NC budget has funds to eliminate backlog of untested sexual assault kits, but it could take years

As states across the nation try to clear their own backlogs of evidence kits, the labs...
As states across the nation try to clear their own backlogs of evidence kits, the labs themselves are trying to keep up
Published: Nov. 24, 2021 at 9:29 PM EST
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RALEIGH, N.C. (WNCN) – There’s enough funding in North Carolina’s newly enacted budget to eliminate the backlog of untested sexual assault evidence kits, but Attorney General Josh Stein (D) said Tuesday it could take two to three years to process all the kits.

“The people who suffered those horrendous assaults, they deserve to get justice,” he said. “We hope that within two to three years, the backlog will be entirely eliminated. But, what’s so good about what the legislature did is the funding that the provided should be enough for us to get the job done.”

In recent years, Stein and state lawmakers have made addressing the backlog a priority, changing regulations in how the kits are handled and providing money to test the older kits.

AG Stein says not enough progress being made on clearing NC’s rape kit backlog 

The state budget, which Republicans in the General Assembly held votes on last week and Gov. Roy Cooper (D) signed into law, provides $10 million for testing kits. Stein said there’s also funding included to hire eight scientists at the State Crime Laboratory, who will test kits as part of their work.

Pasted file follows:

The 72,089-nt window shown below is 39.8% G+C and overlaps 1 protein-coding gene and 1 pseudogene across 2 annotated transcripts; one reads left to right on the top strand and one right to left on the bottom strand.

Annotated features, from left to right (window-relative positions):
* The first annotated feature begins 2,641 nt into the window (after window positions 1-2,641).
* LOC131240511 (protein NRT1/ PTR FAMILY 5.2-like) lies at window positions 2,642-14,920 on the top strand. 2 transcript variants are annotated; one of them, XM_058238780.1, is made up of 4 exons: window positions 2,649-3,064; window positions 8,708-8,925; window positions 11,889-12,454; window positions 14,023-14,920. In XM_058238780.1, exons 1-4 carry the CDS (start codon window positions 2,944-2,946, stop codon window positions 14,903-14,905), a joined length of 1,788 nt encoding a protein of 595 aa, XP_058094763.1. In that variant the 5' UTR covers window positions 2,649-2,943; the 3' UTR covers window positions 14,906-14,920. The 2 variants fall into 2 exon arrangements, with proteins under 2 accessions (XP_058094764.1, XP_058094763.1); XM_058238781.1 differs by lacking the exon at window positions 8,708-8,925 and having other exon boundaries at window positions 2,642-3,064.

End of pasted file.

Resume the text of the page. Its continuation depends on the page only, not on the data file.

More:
Stein said the state is working with an outside lab to test the older kits. As states across the nation try to clear their own backlogs of evidence kits, the labs themselves are trying to keep up.

“There’s a backlog of kits at the vendor lab, and there simply aren’t enough vendor labs out there,” he said.

The Attorney General’s Office said out of 16,206 older kits on law enforcement shelves: 4,379 kits have been completely tested, 4,636 are in the process of being tested, and 7,191 await testing.

The General Assembly passed the SURVIVOR Act in 2019, which provided some funding to process kits but also created new requirements for handling them. Any entity that collects a kit has to notify law enforcement in 24 hours. After that, law enforcement agencies have 45 days to investigate and submit a kit for testing.

Linda Combs, a survivor of sexual assault, said the backlog can never be allowed to occur again.

“People deserve a voice. Each kit contains a voice that tells us a story of who this person is who committed this crime,” she said.

In 1992, she was kidnapped, raped and “left to die.”

“I knew about DNA. And, I prayed that DNA would be found in my body because I didn’t expect to live and get up and walk away,” she said, saying her kit was one of the first to be put in the system.

Last year, she said law enforcement arrested one of three people involved in her case, more than two decades after the assault occurred.

“We have to stay focused on this new technology and take it as the blessing that it is,” she said. “That is your justice. Get your kit tested.”

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